As usual, there is plenty of disease and disability in the world: depression, diabetes, heart disease, cancer, stroke, obesity, autoimmune disease, and so on. As usual, the Nobel Prize in Physiology or Medicine — supposed to be given for the most useful research — is given for research with no proven benefit to anyone (except career-wise). Once again implying that the world’s best biomedical researchers — judging by who wins Nobel Prizes — either don’t want to or don’t know how to do useful research.
Once again the press release tries to hide this. “From surprising discovery to medical use” reads one heading. If you read the text, however, you learn there is no actual “medical use”. Here’s what it says:
These discoveries have also provided new tools for scientists around the world and led to remarkable progress in many areas of medicine. iPS cells can also be prepared from human cells. For instance, skin cells can be obtained from patients with various diseases, reprogrammed, and examined in the laboratory to determine how they differ from cells of healthy individuals. Such cells constitute invaluable tools for understanding disease mechanisms and so provide new opportunities to develop medical therapies.
Apparently you can make “remarkable progress” in medicine without helping a single person, which says a lot about what passes for medical progress. Although iPS cells are supposedly “invaluable tools” for understanding disease mechanisms, we are not told a single disease that has thereby been understood or a single therapy that has been developed.
The Guardian printed a roundup of responses to the award. I read it eagerly. Maybe one of the comments will explain how the prize-winning work actually helped someone (besides career-wise). After all, Yamanaka, one of the winners, had previously won the Finland Prize, given to research that “significantly improves the quality of human life today and for future generations”. Paul Nurse says the prize-winning work did such-and-such, “paving the way for important developments in the diagnosis and treatment of disease” unfortunately not saying what those “important developments” are. Martin Evans says:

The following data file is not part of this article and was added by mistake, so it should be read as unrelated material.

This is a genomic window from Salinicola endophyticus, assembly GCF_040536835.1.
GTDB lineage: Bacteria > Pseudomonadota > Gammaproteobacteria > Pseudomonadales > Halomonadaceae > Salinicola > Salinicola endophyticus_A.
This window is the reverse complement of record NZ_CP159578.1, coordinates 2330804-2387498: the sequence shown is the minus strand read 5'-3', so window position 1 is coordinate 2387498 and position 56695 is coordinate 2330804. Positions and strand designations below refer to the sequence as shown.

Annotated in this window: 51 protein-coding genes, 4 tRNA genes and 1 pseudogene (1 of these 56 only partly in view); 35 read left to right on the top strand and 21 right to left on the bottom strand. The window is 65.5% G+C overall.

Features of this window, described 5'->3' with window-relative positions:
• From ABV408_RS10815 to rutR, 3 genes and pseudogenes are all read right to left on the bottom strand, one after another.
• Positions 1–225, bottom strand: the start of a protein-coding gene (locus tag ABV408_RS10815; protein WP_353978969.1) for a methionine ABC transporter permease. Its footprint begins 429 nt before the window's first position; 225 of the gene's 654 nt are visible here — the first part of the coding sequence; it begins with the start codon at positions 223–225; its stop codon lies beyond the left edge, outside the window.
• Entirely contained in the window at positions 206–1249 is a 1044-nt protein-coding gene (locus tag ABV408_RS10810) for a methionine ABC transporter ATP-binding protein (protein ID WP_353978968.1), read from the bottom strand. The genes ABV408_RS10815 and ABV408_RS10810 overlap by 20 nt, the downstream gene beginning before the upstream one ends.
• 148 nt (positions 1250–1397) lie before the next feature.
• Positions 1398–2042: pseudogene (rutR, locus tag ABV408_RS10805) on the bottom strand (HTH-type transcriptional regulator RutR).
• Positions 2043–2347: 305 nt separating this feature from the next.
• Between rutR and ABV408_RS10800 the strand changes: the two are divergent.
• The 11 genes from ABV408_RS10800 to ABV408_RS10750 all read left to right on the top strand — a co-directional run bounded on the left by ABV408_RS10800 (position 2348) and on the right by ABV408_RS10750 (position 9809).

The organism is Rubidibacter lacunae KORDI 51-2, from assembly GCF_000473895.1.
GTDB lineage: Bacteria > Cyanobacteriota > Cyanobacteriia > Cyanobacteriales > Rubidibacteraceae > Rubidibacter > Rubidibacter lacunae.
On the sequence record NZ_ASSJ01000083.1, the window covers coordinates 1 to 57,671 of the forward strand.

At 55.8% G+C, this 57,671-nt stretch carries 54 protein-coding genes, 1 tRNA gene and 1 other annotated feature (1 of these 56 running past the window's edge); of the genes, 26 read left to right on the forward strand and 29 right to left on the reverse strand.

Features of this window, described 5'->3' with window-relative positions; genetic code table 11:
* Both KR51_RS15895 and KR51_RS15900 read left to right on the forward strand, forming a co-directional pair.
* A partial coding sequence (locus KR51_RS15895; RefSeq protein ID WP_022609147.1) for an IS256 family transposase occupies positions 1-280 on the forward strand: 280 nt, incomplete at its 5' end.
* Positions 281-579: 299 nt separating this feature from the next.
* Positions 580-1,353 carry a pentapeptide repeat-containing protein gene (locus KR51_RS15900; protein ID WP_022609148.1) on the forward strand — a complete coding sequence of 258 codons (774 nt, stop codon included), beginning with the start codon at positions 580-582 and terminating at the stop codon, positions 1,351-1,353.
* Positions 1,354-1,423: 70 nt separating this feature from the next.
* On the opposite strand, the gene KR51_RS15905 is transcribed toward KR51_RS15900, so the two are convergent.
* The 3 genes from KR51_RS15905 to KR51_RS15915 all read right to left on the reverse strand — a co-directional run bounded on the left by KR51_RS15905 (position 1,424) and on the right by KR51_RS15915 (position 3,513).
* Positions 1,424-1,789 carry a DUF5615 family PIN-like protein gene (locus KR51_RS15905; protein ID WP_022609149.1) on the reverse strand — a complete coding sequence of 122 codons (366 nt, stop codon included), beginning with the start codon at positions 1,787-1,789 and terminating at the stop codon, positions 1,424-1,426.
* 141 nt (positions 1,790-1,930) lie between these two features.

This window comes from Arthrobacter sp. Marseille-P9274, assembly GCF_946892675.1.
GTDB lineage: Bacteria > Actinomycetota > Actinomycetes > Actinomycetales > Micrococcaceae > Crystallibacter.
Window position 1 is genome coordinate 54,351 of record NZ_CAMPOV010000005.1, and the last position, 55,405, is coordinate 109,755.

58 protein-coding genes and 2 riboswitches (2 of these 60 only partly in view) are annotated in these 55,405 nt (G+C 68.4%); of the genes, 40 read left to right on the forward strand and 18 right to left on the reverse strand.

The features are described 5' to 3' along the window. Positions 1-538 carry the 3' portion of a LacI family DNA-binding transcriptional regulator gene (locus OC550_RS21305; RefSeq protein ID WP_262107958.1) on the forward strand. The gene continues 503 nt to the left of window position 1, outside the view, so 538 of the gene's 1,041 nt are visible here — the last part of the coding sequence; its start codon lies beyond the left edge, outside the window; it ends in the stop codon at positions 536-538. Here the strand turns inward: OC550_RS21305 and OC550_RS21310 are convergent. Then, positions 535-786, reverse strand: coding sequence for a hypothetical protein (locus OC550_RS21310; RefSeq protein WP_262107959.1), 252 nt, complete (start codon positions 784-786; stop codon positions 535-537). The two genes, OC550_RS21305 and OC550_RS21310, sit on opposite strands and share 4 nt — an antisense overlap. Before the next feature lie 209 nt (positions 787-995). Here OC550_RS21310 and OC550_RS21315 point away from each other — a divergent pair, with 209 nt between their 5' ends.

The practical outcome is that now we not only know that it might be theoretically possible to convert one cell type into another but it is also practically possible. These are very important foundation studies for future cellular therapies in medicine.
Emphasis added. Another comment: “These breakthroughs will ultimately lead to new and better treatments for conditions like Parkinson’s and improve the lives of millions of people around the world.” A bold prediction, given that they have not yet improved the life of even one person. Julian Savescu, an ethicist at Oxford, says “This is as significant as the discovery of antibiotics. Given the millions, or more lives, which could be saved, this is a truly momentous award.”
Year after year, the Nobel Prize in Physiology or Medicine is given for research that, we are told by biologists with huge conflicts of interest, will — no doubt! — be incredibly valuable in the future. Indicating there was no research that might be honored that had already been useful. It is as if you have a baseball award for best hitter but all hitters all over the world strike out all the time so you end up giving the award to people who strike out best. They are the best hitters, you tell credulous sportswriters. They receive the prestigious award for best hitter at an elaborate ceremony, with toasts all around. Nobody says they cannot hit.